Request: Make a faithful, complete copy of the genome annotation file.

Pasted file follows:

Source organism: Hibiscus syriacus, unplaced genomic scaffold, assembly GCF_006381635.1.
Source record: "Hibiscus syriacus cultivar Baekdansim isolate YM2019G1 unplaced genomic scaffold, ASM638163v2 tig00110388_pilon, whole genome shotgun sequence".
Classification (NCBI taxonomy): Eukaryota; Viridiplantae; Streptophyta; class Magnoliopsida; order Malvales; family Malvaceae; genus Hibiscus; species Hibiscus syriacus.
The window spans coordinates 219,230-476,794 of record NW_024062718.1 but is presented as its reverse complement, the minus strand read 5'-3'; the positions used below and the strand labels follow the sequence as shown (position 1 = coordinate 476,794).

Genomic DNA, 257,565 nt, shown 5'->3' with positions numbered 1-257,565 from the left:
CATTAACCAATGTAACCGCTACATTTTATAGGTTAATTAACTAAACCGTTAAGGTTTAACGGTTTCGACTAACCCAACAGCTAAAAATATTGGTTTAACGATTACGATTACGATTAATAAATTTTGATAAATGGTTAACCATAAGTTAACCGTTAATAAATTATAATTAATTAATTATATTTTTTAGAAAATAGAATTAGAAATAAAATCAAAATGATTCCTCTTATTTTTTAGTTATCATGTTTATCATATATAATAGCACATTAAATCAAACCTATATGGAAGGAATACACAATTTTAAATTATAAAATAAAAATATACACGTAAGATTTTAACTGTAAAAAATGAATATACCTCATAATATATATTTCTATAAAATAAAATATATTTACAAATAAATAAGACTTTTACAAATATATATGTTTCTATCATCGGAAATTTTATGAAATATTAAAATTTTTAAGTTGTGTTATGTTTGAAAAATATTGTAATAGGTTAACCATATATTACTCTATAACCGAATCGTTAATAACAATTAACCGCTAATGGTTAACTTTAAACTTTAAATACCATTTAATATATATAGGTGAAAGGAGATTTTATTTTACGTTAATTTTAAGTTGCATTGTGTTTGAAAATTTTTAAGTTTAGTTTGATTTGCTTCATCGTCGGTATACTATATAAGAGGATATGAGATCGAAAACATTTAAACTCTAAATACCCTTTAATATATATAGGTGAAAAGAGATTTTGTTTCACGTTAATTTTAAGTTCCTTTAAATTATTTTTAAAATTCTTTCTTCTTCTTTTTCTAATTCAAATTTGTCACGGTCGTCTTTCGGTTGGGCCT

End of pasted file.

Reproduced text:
Source organism: Hibiscus syriacus, unplaced genomic scaffold, assembly GCF_006381635.1.
Source record: "Hibiscus syriacus cultivar Baekdansim isolate YM2019G1 unplaced genomic scaffold, ASM638163v2 tig00110388_pilon, whole genome shotgun sequence".
Classification (NCBI taxonomy): Eukaryota; Viridiplantae; Streptophyta; class Magnoliopsida; order Malvales; family Malvaceae; genus Hibiscus; species Hibiscus syriacus.
The window spans coordinates 219,230-476,794 of record NW_024062718.1 but is presented as its reverse complement, the minus strand read 5'-3'; the positions used below and the strand labels follow the sequence as shown (position 1 = coordinate 476,794).

Genomic DNA, 257,565 nt, shown 5'->3' with positions numbered 1-257,565 from the left:
CATTAACCAATGTAACCGCTACATTTTATAGGTTAATTAACTAAACCGTTAAGGTTTAACGGTTTCGACTAACCCAACAGCTAAAAATATTGGTTTAACGATTACGATTACGATTAATAAATTTTGATAAATGGTTAACCATAAGTTAACCGTTAATAAATTATAATTAATTAATTATATTTTTTAGAAAATAGAATTAGAAATAAAATCAAAATGATTCCTCTTATTTTTTAGTTATCATGTTTATCATATATAATAGCACATTAAATCAAACCTATATGGAAGGAATACACAATTTTAAATTATAAAATAAAAATATACACGTAAGATTTTAACTGTAAAAAATGAATATACCTCATAATATATATTTCTATAAAATAAAATATATTTACAAATAAATAAGACTTTTACAAATATATATGTTTCTATCATCGGAAATTTTATGAAATATTAAAATTTTTAAGTTGTGTTATGTTTGAAAAATATTGTAATAGGTTAACCATATATTACTCTATAACCGAATCGTTAATAACAATTAACCGCTAATGGTTAACTTTAAACTTTAAATACCATTTAATATATATAGGTGAAAGGAGATTTTATTTTACGTTAATTTTAAGTTGCATTGTGTTTGAAAATTTTTAAGTTTAGTTTGATTTGCTTCATCGTCGGTATACTATATAAGAGGATATGAGATCGAAAACATTTAAACTCTAAATACCCTTTAATATATATAGGTGAAAAGAGATTTTGTTTCACGTTAATTTTAAGTTCCTTTAAATTATTTTTAAAATTCTTTCTTCTTCTTTTTCTAATTCAAATTTGTCACGGTCGTCTTTCGGTTGGGCCT